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What’s Segmented Sleep, and Can It Help You?

Getting a good night’s sleep has long been considered a matter of logging in at least 7 or 8 hours a night. But recently, it seems that increasingly more people are turning to something known as “segmented sleep.”  Whether out of necessity, part of a health and wellness plan, or beliefs that it can improve productivity, some are using this sleep technique as an alternative to  the classic 8. What is segmented sleep, though… and is it even good for you?

Let’s take a look at what medical professionals and other experts say about the claimed benefits of this new sleep trend.

The Origin of Segmented Sleep

Segmented sleep claims its origins in the sleep patterns of our most ancient ancestors. Early humans, after all, didn’t live in the conditions we live today; in fact, they more often than not were on the go or on the alert (and we’re not talking about errands, back-to-back meetings, or soccer practice – more like running from larger predators and looking for new food sources.). As a result, they often slept in segments of 2 to 3 hours when they could throughout the day instead of sleeping in a single longer period.

There is evidence of these segmented sleep patterns in historical writings of more recent eras, too, including in ‘The Canterbury Tales’. A recent study run at NIH even claimed that people fall naturally into a segmented sleep pattern when deprived of the light stimulation caused by modern life.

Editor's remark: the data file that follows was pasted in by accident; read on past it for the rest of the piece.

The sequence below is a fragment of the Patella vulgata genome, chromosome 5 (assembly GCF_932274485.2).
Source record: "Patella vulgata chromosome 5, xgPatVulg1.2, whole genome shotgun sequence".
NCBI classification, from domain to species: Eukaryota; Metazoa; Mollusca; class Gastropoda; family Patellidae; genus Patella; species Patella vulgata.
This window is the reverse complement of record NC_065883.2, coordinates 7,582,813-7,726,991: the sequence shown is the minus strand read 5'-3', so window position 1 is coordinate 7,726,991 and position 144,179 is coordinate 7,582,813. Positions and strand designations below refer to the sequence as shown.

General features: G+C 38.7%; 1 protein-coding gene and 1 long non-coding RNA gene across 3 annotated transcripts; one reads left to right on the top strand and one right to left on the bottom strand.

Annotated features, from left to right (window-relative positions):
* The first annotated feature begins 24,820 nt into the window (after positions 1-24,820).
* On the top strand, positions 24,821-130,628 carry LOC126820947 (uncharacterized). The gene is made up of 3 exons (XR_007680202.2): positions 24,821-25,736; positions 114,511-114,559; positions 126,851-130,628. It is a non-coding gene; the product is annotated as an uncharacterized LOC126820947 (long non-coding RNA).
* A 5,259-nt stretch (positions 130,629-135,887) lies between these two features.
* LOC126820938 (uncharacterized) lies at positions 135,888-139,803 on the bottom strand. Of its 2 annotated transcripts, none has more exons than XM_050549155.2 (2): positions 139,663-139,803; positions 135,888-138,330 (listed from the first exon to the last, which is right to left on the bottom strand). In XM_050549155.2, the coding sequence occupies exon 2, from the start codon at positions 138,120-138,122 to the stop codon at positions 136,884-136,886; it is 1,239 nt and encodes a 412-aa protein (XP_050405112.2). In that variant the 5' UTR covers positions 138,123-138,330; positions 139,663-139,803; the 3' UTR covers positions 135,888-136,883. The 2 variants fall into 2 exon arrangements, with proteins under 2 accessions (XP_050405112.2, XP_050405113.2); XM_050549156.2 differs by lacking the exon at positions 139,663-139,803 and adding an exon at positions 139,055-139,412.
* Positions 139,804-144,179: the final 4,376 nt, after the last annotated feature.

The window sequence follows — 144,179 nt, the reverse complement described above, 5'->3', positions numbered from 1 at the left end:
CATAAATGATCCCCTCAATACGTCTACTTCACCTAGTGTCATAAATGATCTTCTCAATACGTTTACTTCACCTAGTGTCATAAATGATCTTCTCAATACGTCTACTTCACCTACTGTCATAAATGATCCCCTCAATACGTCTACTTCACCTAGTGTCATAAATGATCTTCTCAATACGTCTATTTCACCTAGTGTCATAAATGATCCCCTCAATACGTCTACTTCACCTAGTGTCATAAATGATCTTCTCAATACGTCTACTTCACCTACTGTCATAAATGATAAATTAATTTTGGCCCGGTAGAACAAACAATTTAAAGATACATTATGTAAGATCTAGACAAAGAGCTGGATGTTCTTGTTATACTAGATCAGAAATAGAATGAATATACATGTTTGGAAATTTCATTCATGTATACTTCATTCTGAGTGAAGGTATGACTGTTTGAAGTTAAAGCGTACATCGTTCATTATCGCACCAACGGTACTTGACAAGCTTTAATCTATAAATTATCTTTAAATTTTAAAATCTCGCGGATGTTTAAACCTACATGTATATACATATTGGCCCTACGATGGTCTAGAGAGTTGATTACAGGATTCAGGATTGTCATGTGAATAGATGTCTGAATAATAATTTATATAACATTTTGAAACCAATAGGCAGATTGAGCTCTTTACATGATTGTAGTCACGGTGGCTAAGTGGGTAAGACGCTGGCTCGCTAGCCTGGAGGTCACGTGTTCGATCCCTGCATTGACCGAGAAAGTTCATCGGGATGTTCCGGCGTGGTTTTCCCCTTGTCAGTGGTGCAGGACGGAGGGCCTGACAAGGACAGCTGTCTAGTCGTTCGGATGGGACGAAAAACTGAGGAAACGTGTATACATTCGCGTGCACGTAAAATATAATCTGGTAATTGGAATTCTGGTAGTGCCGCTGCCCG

Does Segmented Sleep Benefit You?

Due to its prevalence in human history, proponents of segmented sleep claim that it is a natural sleep pattern for humans, with some even claiming that we were actually intended to sleep this way.

One of the main benefits claimed by segmented sleep advocates is that it provides a more flexible schedule. Additional claims include increased productivity and enhanced calm during the day due to meditative thinking done while awake at night.

While it can certainly help someone manage a busy schedule (parents of small children might relate)… the benefits of a segmented sleep schedule are still unproven and, in fact, fly in the face of what many medical experts have to say.

What Medical Experts Say About Segmented Sleep

Despite the claimed benefits of segmented sleep, there still seems to be consensus among general medical experts that 8 hours a night is best. A full 8 hours of uninterrupted sleep allows the brain to go through all necessary sleep cycles, including REM and deep sleep.

When the brain is deprived of these cycles, it can be detrimental to the health of the brain and the body. Missing out on full sleep cycles can cause cortisol levels to rise, leading to feelings of stress and anxiety, while also limiting the release of hormones that help the body restore damage done from the wear and tear of the day.

Depriving yourself of sleep can even raise hormones that cause you to retain fat and eat more, while also affecting your memory.

The Conclusion— Stick with 8 Hours

Given the number of health risks involved in missing out on deep sleep cycles, the majority of medical experts advise sticking with the classic 8-hour routine, especially for kids. If you do want to explore the potential benefits of segmented sleep, especially if your schedule necessitates it, mix it in with full nights of sleep to ensure your body gets what it needs.

While the segmented sleep myth may retain some adherents, at the end of the day it seems the classic “8 hours a night” approach might still be the best option for you.